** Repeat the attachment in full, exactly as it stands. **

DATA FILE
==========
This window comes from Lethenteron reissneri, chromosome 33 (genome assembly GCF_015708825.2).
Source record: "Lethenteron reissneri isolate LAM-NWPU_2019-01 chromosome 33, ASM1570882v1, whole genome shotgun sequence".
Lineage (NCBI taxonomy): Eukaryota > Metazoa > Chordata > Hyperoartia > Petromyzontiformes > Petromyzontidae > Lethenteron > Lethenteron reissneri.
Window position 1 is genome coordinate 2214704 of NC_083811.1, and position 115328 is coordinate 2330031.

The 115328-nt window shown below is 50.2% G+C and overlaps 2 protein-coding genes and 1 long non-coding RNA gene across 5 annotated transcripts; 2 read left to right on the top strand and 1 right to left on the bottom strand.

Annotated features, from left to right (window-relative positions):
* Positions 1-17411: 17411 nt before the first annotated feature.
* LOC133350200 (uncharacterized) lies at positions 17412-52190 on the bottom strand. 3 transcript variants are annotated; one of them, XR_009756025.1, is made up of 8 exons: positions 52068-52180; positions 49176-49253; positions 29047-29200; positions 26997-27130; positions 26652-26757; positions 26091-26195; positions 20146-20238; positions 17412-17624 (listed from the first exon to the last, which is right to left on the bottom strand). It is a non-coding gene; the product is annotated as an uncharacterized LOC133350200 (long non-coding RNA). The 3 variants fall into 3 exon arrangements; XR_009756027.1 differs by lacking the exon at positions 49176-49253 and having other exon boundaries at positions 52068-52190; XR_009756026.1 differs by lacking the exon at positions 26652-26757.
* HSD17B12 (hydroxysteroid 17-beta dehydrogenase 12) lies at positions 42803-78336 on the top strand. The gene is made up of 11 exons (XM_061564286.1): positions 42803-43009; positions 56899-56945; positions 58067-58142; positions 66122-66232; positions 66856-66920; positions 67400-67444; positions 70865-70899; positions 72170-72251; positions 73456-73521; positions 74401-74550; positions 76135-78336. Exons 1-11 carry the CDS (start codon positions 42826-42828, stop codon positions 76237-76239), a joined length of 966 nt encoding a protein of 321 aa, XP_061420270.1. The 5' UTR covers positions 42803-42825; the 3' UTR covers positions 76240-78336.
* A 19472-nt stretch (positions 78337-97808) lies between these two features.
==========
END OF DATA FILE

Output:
This window comes from Lethenteron reissneri, chromosome 33 (genome assembly GCF_015708825.2).
Source record: "Lethenteron reissneri isolate LAM-NWPU_2019-01 chromosome 33, ASM1570882v1, whole genome shotgun sequence".
Lineage (NCBI taxonomy): Eukaryota > Metazoa > Chordata > Hyperoartia > Petromyzontiformes > Petromyzontidae > Lethenteron > Lethenteron reissneri.
Window position 1 is genome coordinate 2214704 of NC_083811.1, and position 115328 is coordinate 2330031.

The 115328-nt window shown below is 50.2% G+C and overlaps 2 protein-coding genes and 1 long non-coding RNA gene across 5 annotated transcripts; 2 read left to right on the top strand and 1 right to left on the bottom strand.

Annotated features, from left to right (window-relative positions):
* Positions 1-17411: 17411 nt before the first annotated feature.
* LOC133350200 (uncharacterized) lies at positions 17412-52190 on the bottom strand. 3 transcript variants are annotated; one of them, XR_009756025.1, is made up of 8 exons: positions 52068-52180; positions 49176-49253; positions 29047-29200; positions 26997-27130; positions 26652-26757; positions 26091-26195; positions 20146-20238; positions 17412-17624 (listed from the first exon to the last, which is right to left on the bottom strand). It is a non-coding gene; the product is annotated as an uncharacterized LOC133350200 (long non-coding RNA). The 3 variants fall into 3 exon arrangements; XR_009756027.1 differs by lacking the exon at positions 49176-49253 and having other exon boundaries at positions 52068-52190; XR_009756026.1 differs by lacking the exon at positions 26652-26757.
* HSD17B12 (hydroxysteroid 17-beta dehydrogenase 12) lies at positions 42803-78336 on the top strand. The gene is made up of 11 exons (XM_061564286.1): positions 42803-43009; positions 56899-56945; positions 58067-58142; positions 66122-66232; positions 66856-66920; positions 67400-67444; positions 70865-70899; positions 72170-72251; positions 73456-73521; positions 74401-74550; positions 76135-78336. Exons 1-11 carry the CDS (start codon positions 42826-42828, stop codon positions 76237-76239), a joined length of 966 nt encoding a protein of 321 aa, XP_061420270.1. The 5' UTR covers positions 42803-42825; the 3' UTR covers positions 76240-78336.
* A 19472-nt stretch (positions 78337-97808) lies between these two features.